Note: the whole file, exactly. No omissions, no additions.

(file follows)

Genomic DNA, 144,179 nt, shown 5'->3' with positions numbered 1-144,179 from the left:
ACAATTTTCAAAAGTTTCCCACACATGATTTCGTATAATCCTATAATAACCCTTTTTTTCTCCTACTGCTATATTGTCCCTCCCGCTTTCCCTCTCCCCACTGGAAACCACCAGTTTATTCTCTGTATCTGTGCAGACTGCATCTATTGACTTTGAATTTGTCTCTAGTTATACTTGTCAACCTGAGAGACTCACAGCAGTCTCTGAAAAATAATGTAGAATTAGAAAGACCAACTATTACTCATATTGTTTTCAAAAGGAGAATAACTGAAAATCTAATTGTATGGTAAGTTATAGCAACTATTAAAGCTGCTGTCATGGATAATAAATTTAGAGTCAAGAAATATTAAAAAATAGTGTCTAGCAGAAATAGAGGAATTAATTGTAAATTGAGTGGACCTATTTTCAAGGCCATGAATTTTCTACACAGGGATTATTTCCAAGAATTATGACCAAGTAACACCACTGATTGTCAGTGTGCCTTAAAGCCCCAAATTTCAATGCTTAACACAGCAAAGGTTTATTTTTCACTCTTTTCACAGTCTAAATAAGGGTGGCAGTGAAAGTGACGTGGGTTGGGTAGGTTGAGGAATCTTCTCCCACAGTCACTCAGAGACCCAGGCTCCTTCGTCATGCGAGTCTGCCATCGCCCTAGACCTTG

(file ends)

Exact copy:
Genomic DNA, 144,179 nt, shown 5'->3' with positions numbered 1-144,179 from the left:
ACAATTTTCAAAAGTTTCCCACACATGATTTCGTATAATCCTATAATAACCCTTTTTTTCTCCTACTGCTATATTGTCCCTCCCGCTTTCCCTCTCCCCACTGGAAACCACCAGTTTATTCTCTGTATCTGTGCAGACTGCATCTATTGACTTTGAATTTGTCTCTAGTTATACTTGTCAACCTGAGAGACTCACAGCAGTCTCTGAAAAATAATGTAGAATTAGAAAGACCAACTATTACTCATATTGTTTTCAAAAGGAGAATAACTGAAAATCTAATTGTATGGTAAGTTATAGCAACTATTAAAGCTGCTGTCATGGATAATAAATTTAGAGTCAAGAAATATTAAAAAATAGTGTCTAGCAGAAATAGAGGAATTAATTGTAAATTGAGTGGACCTATTTTCAAGGCCATGAATTTTCTACACAGGGATTATTTCCAAGAATTATGACCAAGTAACACCACTGATTGTCAGTGTGCCTTAAAGCCCCAAATTTCAATGCTTAACACAGCAAAGGTTTATTTTTCACTCTTTTCACAGTCTAAATAAGGGTGGCAGTGAAAGTGACGTGGGTTGGGTAGGTTGAGGAATCTTCTCCCACAGTCACTCAGAGACCCAGGCTCCTTCGTCATGCGAGTCTGCCATCGCCCTAGACCTTG